NIATx: The Intersection of Behavioral Health and Systems Engineering — A Conversation with David H. Gustafson

By David H. Gustafson, PhD, Director, Center for Health Enhancement Systems Studies, and Maureen Fitzgerald, Communications Manager, Great Lakes ATTC, MHTTC, and PTTC

Update: In Memoriam

It is with deep sadness that we acknowledge the passing of Don Holloway, who made significant contributions to the NIATx model. 

Learn more about Don’s legacy.

Dave Gustafson

Dave Gustafson directs the University of Wisconsin−Madison’s Center for Health Enhancement Systems Studies, which includes the Great Lakes ATTC, MHTTC, PTTC, NIATx, and several research projects that focus on using systems engineering tools to support sustainable individual and organizational improvement. His individual and systems change research develops and tests technology to help people deal with issues affecting quality of life, including addiction, cancer, and aging.

In this post, Dave reflects on the enduring impact of the NIATx model.

When NIATx launched in 2003, did you envision it expanding and continuing to grow 20 years later?

Photo of David Gustafson, PhD
"No, it was not a long-term view at all. The Robert Wood Johnson Foundation (RWJF) was interested in whether systems engineering could help in the addiction space. Victor Capoccia, a project officer with RWJF, contacted me and asked if I wanted to run a national program focused on improving addiction treatment. I knew nothing about addiction treatment, so I played the role of someone with an SUD and tried to get myself admitted for treatment in a couple of places. I wanted to make sure that the program we set up with RWJF would make a difference. Our vision was very short-term — what we could do in the 3 or 4 years of the funding period. We did not expect the project to have an extended life beyond the initial funding in 2003.”

What was something that surprised you in the NIATx evolution?

“The biggest surprise was recognizing how little I knew about what it takes for your work to have a broad impact. Victor Capoccia was always thinking about NIATx at a much broader level and set the direction for us. He'd call me and say, "OK, I've set up a meeting with Congress so we can talk about this," or, "I think we can hold a national conference."

Other things came up, but I wouldn’t refer to them as surprises—more like accidental discoveries. Some of the changes we made came about just from conversations. One that stands out is a conversation I had with Dean Lea, one of our NIATx coaches for the first project. Dean and I were driving back from a visit to a treatment center in Maine that Lynn Madden (a current NIATx coach) was directing. We’d been looking at appointment books from a lot of agencies and could see from the packed schedules that there was no room for new patients. But we could also see how many appointments were canceled or no-shows. While the field as a whole was saying they could not meet demand, agencies often had 35% unused space. Dean said, "I don't know why people even bother to schedule appointments because nobody shows up.”

So, we went back to Lynn and talked about not scheduling appointments. This turned into trying out the idea of (what Lynn called) on-demand appointments. That solution just took off. So that's one solution we came up with by accident, not planning. 51% of innovations come up by accident, not by planning. It was an Aha! moment that made a tremendous difference in treatment access. As Einstein said, "If we knew what we were doing, it wouldn't be research." It’s the stumbling along that brings about great ideas.”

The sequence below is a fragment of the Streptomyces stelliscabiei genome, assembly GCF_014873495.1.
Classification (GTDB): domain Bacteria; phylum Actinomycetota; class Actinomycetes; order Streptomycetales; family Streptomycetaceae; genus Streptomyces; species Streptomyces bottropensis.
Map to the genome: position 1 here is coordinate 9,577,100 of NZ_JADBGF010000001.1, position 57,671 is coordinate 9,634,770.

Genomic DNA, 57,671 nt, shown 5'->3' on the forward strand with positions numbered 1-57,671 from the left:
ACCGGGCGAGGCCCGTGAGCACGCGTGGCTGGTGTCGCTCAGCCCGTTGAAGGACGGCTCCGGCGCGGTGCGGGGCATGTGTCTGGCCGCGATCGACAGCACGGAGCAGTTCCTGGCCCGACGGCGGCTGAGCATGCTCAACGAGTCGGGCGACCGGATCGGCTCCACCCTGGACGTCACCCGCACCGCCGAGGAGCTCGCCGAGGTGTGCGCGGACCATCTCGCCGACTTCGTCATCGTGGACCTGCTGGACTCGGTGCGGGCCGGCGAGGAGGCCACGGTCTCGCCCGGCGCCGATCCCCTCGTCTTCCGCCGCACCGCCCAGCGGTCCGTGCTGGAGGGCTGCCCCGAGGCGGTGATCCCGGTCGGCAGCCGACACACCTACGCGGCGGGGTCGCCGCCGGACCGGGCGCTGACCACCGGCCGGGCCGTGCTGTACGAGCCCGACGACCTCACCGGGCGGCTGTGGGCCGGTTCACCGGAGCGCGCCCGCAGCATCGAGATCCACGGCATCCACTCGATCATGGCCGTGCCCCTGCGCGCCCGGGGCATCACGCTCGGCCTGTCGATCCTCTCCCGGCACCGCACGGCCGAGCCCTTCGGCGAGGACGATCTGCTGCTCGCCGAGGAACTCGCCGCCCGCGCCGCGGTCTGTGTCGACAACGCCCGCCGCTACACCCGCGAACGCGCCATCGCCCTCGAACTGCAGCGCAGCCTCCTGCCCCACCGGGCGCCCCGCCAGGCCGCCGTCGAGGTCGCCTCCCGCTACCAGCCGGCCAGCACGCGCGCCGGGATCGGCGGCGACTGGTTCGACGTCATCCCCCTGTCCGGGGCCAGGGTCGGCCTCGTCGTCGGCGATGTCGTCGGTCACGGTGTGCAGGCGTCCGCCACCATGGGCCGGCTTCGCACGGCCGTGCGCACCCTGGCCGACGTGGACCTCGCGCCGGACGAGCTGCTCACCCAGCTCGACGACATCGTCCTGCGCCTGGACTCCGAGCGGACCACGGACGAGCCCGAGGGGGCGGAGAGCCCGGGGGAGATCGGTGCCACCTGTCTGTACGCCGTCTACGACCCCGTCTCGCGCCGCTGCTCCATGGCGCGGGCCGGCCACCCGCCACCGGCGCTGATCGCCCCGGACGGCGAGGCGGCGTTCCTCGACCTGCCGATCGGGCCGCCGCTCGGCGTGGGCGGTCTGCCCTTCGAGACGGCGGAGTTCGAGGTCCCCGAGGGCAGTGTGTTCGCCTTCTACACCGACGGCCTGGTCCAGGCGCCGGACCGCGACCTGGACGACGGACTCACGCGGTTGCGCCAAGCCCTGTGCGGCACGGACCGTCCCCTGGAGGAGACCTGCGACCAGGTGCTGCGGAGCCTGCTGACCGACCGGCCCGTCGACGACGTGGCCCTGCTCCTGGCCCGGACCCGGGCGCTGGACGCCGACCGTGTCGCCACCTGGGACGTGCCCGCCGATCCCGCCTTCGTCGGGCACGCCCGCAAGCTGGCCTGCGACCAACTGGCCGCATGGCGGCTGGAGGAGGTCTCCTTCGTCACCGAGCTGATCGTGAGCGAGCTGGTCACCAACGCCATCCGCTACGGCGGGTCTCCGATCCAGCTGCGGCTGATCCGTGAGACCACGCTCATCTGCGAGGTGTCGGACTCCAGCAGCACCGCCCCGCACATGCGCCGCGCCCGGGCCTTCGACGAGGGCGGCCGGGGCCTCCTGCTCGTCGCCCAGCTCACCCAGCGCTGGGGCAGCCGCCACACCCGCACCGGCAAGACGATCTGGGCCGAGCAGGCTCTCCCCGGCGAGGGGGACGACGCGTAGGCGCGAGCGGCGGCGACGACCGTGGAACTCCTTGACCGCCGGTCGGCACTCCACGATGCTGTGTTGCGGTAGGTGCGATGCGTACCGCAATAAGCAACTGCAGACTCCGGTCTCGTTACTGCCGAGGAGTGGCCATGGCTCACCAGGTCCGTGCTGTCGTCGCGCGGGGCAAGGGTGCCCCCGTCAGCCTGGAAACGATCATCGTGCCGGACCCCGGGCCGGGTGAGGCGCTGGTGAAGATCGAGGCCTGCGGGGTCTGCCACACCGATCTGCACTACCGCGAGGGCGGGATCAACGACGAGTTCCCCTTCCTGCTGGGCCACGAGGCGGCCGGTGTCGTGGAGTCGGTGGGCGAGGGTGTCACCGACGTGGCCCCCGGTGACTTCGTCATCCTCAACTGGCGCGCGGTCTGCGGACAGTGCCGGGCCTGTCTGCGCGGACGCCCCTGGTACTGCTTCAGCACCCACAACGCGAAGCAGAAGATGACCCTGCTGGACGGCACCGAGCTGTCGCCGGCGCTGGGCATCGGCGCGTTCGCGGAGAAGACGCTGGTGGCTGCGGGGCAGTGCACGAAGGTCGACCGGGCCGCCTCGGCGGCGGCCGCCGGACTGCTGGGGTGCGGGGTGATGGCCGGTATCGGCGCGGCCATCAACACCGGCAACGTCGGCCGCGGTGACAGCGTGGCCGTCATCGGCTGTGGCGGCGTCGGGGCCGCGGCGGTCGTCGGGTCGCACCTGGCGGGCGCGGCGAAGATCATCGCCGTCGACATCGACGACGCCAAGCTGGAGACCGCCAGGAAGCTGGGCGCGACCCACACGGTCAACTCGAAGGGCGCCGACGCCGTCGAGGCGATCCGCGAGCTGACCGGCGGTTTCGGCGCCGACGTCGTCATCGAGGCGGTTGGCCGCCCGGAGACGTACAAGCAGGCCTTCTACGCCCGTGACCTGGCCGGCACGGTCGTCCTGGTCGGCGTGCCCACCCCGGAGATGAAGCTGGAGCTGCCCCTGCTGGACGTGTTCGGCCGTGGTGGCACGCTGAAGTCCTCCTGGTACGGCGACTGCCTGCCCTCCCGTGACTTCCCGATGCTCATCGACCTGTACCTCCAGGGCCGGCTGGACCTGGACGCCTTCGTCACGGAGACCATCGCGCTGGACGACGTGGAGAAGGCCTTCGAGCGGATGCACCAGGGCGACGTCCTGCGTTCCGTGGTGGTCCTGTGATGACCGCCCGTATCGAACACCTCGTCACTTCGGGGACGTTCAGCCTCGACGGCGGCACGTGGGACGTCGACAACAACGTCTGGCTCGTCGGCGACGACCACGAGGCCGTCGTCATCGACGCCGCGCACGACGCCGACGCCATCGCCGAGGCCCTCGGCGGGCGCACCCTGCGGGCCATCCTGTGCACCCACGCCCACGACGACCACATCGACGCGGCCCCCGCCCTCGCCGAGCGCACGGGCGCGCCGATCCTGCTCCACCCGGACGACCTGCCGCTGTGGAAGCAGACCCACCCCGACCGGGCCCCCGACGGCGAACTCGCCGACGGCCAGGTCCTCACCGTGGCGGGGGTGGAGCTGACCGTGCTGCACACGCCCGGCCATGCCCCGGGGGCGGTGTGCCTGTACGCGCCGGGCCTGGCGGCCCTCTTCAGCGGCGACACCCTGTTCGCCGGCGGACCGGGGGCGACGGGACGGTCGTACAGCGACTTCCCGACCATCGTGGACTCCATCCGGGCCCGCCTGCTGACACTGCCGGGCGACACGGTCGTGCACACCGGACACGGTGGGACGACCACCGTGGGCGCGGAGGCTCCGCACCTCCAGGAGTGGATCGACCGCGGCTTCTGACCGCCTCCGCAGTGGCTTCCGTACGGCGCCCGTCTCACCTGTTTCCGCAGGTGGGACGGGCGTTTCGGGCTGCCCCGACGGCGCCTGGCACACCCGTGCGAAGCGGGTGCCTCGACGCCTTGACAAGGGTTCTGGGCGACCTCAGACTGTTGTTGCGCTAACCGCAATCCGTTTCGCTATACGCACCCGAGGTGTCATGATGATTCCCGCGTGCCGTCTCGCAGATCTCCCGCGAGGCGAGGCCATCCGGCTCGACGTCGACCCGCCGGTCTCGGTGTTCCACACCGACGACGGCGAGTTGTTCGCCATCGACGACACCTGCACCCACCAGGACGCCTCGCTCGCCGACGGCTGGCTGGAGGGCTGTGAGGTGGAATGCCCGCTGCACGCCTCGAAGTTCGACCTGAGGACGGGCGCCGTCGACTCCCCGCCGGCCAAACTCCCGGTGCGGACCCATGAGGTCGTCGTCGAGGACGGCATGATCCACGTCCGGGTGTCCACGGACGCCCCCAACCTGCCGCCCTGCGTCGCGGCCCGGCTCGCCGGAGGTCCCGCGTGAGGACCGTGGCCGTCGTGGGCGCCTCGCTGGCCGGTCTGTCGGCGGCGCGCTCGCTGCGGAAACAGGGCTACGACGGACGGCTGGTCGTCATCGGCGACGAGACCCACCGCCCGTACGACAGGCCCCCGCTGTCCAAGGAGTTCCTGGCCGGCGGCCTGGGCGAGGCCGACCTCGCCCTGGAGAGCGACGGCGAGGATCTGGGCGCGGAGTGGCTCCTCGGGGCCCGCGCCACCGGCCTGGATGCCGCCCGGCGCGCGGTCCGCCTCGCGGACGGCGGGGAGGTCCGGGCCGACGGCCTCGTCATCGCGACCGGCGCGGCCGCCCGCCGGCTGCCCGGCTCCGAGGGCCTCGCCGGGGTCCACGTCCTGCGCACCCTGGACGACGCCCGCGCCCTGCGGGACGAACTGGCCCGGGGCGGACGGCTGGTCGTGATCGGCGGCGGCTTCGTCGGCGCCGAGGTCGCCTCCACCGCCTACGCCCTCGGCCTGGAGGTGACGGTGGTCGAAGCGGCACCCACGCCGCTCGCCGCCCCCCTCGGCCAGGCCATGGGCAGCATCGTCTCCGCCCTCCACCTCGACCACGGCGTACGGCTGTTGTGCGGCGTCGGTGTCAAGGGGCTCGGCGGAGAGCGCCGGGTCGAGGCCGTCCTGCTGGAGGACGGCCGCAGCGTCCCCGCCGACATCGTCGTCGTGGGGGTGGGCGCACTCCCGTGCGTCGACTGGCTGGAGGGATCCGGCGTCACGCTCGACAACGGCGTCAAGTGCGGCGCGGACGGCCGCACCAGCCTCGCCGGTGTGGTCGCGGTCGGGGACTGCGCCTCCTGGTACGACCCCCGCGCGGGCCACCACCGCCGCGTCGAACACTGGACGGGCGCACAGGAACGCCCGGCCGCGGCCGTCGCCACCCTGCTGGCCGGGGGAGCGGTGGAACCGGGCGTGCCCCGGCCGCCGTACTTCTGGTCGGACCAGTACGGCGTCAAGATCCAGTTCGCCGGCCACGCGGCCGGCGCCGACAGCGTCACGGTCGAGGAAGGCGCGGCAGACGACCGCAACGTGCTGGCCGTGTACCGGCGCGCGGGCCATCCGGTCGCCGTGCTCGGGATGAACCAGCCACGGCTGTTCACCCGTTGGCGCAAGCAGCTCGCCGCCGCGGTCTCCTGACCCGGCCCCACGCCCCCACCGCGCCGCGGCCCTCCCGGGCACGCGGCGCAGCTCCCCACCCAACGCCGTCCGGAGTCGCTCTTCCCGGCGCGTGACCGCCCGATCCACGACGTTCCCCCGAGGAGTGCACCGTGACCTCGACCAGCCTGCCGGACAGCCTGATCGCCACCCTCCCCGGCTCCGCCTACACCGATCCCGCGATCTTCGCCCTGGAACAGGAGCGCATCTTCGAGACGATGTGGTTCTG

What do you think has contributed to NIATx expansion?

“Many things contributed to NIATx expansion. A top factor was staying focused on our original four aims: reducing waiting time, reducing no-shows, increasing admissions, and increasing continuation. Don Holloway, who was part of the team that launched NIATx, told me to really drive that message whenever I got in front of a group to talk about what NIATx was and was not. Staying focused on just those four aims  (and nothing else) at a time made the change projects manageable for our providers versus feeling overwhelmed by the idea of having to overhaul their systems completely. Maintaining that single focus was important.

I also think that the simplicity of the NIATx change model is what makes it so powerful. We told providers that they only had to follow five principles—not 10 or 15—and that they only had to try a change for a very short time. If it worked, great. But if didn’t, then stop and try something else. The idea was to keep NIATx simple and fast-moving enough so people could easily adopt it.

Another factor in our success was the doors that Victor Capoccia and Fran Cotter from SAMHSA opened and their commitment to the project. SAMHSA-funded projects led from a focus on individual treatment agencies to the role of state agencies and the tremendous impact they can have on treatment delivery.

I would add research as another factor contributing to the NIATx trajectory, with work by Todd Molfenter, Jay Ford, and others helping drive widespread implementation and testing in new spaces. Plus, the NIATx Change Leader Academy (CLA) that we launched in 2006 has played a huge role in dissemination efforts and has trained hundreds nationwide.  Mat Roosa and Scott Gatzke continue to refine the CLA to respond to the field’s evolving needs, including work with Alfredo Cerrato on applying NIATx tools to foster cultural responsiveness. That’s really exciting. 

And then, the stories. How many times have I told the story of creating a persona of someone with a heroin addiction and then trying to get my persona admitted for treatment? How I was told to call back for seven weeks in a row to find out if a bed was available when my persona was ready for (and needed) treatment that day! While the science is there, it’s anemic compared to a great story. And, of course, the ATTC/NIATx Service Improvement Blog has been a great way for sharing these stories over the past decade.”